Galette: ‘I’m hu­man after all’

Line­backer up­beat on com­ing back from 2nd Achilles in­jury

The Washington Times Daily - - SPORTS - BY NORA PRINCIOTTI

Ju­nior Galette felt in­vin­ci­ble. Wouldn’t you? He’d had his share of knocks, many of them self-in­flicted wounds, but he was an un­drafted player who had grown into one of the best pass rush­ers in the NFL.

Noth­ing, it seemed, could stop his as­cent. Con­flict with his for­mer Saints team­mates and coaches, plus ac­cu­sa­tions of do­mes­tic abuse, led to his re­lease from New Or­leans in the sum­mer of 2015 only after he’d been guar­an­teed $23 mil­lion in a con­tract re­struc­tured be­fore those events. The Red­skins signed him to a one-year deal and Galette could rea­son­ably fig­ure that, with a third­straight dou­ble-digit sea­son in sacks, an­other big con­tract would fol­low.

When Galette tore his Achilles ten­don dur­ing train­ing camp in 2015, he still felt in­vin­ci­ble. Could he even truly be hurt? He pushed it with his re­cov­ery time­line, work­ing out three times a day against doc­tor’s or­ders.

“That’s what I just knew,” Galette said. “I was an un­drafted free agent, so I al­ways had to work to prove my­self. I went to a small school, so that’s all I was — I was a prod­uct of my en­vi­ron­ment, and that’s all I was around, just hard-work­ing and make sure you do your best, beat your op­po­nent and out­work the next man, and un­for­tu­nately I was beat­ing my­self and I was out­work­ing my­self to the point where my body was break­ing down.”

The Red­skins gave him an­other oneyear deal, and Galette had re­cov­ered from surgery in time for train­ing camp in 2016. Then, the un­think­able hap­pened. An­other pop, this time in Galette’s other heel. He’d torn his sec­ond Achilles ten­don and still hadn’t played a game.

“I learned that I’m hu­man after all,” Galette said. “Play­ing five years in a row and never get­ting hurt, I learned that I was hu­man. If I don’t take care of my­self

off the field, things on the field won’t go as I want them to.”

Galette changed his ap­proach to re­hab. After surgery, he called his doc­tors reg­u­larly to ask what, and how much, he could do phys­i­cally. He was still up­beat, of­ten mak­ing fun of him­self on so­cial me­dia (in one tweet he lamented rap­per Ken­drick La­mar’s new­est al­bum by call­ing it “Weaker den my Achilles” and also posted a pic­ture with two Cry­ing Jor­dan memes cov­er­ing his an­kles) but he won­dered if the Red­skins, or any other team, would give him an­other shot.

Spend­ing time with fam­ily and get­ting “re­ally good at video games” helped, as did check-ins via text from then-out­side lineback­ers coach Greg Manusky and coach Jay Gru­den.

“We try to check on them,” Gru­den said. “You try to keep them mo­ti­vated so they don’t get down too much. You’re go­ing to need them even­tu­ally and Ju­nior will hope­fully be a big player for us and get­ting him­self ready to go. Hard work pays off, es­pe­cially for these great play­ers.”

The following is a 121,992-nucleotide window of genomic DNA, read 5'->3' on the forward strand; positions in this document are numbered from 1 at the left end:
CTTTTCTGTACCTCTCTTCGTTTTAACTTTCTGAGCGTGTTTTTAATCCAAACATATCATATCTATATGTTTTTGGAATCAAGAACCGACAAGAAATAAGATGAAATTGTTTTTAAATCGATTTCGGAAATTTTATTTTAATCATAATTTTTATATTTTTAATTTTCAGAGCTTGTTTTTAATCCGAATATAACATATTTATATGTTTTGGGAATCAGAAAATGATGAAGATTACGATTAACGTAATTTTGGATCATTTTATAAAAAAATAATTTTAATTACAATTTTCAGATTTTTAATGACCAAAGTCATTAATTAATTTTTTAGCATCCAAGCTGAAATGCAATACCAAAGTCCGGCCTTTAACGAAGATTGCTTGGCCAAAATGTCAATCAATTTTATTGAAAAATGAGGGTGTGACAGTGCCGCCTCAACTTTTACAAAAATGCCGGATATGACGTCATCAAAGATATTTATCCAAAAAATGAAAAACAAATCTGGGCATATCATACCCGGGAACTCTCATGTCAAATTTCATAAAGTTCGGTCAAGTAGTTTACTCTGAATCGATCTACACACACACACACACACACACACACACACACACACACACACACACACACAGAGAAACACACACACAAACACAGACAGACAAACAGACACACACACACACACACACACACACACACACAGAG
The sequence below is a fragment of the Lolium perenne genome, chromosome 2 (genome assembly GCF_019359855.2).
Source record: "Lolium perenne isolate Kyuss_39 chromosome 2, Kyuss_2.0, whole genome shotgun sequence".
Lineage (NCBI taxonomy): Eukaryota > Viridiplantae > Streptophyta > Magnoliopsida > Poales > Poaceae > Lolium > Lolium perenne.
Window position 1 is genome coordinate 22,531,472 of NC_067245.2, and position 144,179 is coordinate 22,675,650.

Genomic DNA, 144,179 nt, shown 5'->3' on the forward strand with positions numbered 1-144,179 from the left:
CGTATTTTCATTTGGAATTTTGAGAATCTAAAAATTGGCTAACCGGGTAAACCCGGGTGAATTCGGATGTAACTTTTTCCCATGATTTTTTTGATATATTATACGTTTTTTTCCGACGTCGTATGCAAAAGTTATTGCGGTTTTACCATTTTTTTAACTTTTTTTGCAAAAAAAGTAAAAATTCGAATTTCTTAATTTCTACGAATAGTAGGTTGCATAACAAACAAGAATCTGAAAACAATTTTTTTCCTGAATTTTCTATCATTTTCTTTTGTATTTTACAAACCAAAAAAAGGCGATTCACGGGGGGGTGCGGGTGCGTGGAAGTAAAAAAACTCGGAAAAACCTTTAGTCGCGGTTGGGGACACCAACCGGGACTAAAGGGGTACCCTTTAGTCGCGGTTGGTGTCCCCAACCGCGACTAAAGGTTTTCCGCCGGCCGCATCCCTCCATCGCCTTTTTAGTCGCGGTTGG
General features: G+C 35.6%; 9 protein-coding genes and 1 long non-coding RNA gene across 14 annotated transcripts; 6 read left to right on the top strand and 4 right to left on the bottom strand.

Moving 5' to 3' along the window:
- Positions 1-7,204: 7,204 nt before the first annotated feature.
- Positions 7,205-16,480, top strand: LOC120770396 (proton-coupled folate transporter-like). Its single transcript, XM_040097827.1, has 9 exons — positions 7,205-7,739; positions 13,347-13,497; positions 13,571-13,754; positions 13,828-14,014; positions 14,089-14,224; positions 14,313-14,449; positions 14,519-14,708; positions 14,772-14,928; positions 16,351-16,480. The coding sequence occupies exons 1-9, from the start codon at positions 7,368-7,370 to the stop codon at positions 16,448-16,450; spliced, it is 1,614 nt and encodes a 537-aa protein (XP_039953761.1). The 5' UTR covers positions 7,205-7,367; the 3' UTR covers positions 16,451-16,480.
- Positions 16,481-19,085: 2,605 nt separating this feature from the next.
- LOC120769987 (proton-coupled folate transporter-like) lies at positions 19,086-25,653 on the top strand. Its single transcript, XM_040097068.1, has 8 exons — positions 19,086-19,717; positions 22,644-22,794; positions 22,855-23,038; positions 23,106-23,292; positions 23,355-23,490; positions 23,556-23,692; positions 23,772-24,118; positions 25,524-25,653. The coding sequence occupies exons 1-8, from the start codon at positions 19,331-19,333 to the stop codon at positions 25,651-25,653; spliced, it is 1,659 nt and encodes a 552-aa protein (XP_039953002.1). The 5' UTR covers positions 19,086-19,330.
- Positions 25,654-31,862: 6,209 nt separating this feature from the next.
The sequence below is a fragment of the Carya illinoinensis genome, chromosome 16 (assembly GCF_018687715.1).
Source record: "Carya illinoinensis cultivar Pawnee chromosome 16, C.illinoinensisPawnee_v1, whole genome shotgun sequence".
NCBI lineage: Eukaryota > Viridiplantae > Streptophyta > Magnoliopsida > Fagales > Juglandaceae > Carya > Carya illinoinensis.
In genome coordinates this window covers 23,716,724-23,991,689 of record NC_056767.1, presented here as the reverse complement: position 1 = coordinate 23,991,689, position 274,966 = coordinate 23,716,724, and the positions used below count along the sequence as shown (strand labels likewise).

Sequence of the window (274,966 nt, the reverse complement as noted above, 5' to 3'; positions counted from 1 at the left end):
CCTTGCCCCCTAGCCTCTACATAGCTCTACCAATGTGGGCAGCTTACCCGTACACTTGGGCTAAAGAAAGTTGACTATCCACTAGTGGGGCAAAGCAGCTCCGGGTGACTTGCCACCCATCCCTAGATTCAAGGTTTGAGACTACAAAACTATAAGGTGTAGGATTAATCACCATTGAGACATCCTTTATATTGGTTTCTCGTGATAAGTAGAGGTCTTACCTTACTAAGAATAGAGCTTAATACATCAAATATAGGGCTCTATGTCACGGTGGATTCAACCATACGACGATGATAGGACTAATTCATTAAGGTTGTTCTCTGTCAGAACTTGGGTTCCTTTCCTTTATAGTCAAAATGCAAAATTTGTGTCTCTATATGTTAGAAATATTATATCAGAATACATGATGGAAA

The Red­skins signed Galette to a third one-year deal this off­sea­son and were sur­prised when he was ready to par­tic­i­pate dur­ing or­ga­nized team ac­tiv­i­ties in May. Galette, whose ten­dons thick­ened post-surgery enough to bump him up an en­tire shoe size, says he’s about 80 per­cent right now.

Galette has also lost, by his es­ti­ma­tion, 12-15 pounds off his old play­ing weight of 263, and plans to keep the weight off. His ex­plo­sion, the cov­etable trait that led the Saints and Red­skins to give him mul­ti­ple chances, is even bet­ter now that he’s lighter, Galette be­lieves.

“I just feel a lot lighter and I feel a lot more ex­plo­sive,” Galette said. “Peo­ple who don’t be­lieve it, I’m go­ing to show you.”

It’s pos­si­ble some rib­bing from Gru­den could also have helped Galette slim down.

“I think after the sec­ond in­jury he gained a lit­tle weight, a lit­tle frus­trated, a lit­tle down on him­self, maybe, I don’t know. His face looked a lit­tle chunky when I first saw him, but he came in and lost the weight, no prob­lem,” Gru­den said, chuck­ling. “Ju­nior is a hard worker.”

As­sum­ing Galette makes it through train­ing camp this year, what he’ll be able to of­fer the Red­skins is dif­fi­cult to pre­dict. He has mostly worked with the sec­ond team de­fense in prac­tices over the last month and even Galette has said that it’s im­pos­si­ble to fig­ure out where he is in non-con­tact prac­tices, and with play­ers like tackle Trent Wil­liams hav­ing just re­joined the team.

While pay­ing him just $800,000, as­sum­ing he makes the ros­ter, the Red­skins would gladly take any­thing even close to what Galette was able to do his last two years in New Or­leans. That, how­ever, would not be enough for Galette.

“I don’t want to come back the way I was. I want to be bet­ter than I was . ... I feel like I do have what it takes,” Galette said. “I don’t want to be 35 years old and look­ing back and say­ing hey, why did I re­tire? You know, at 28, 29 years old, why not give it a lit­tle more shot? I’m see­ing guys 30, 31 years old get­ting paid 50-60 mil­lion dol­lars. I’m not go­ing to turn that down.”

Galette has re­al­ized he’s only hu­man but, at least once more, he thinks he can shake the odds.

AS­SO­CI­ATED PRESS

Wash­ing­ton Red­skins line­backer Ju­nior Galette is at­tempt­ing to come back from a a sec­ond torn Achilles ten­don in train­ing camp last sea­son after re­cov­er­ing from surgery on an­other torn Achilles ten­don suf­fered the pre­vi­ous train­ing camp.

Newspapers in English

Newspapers from USA

© PressReader. All rights reserved.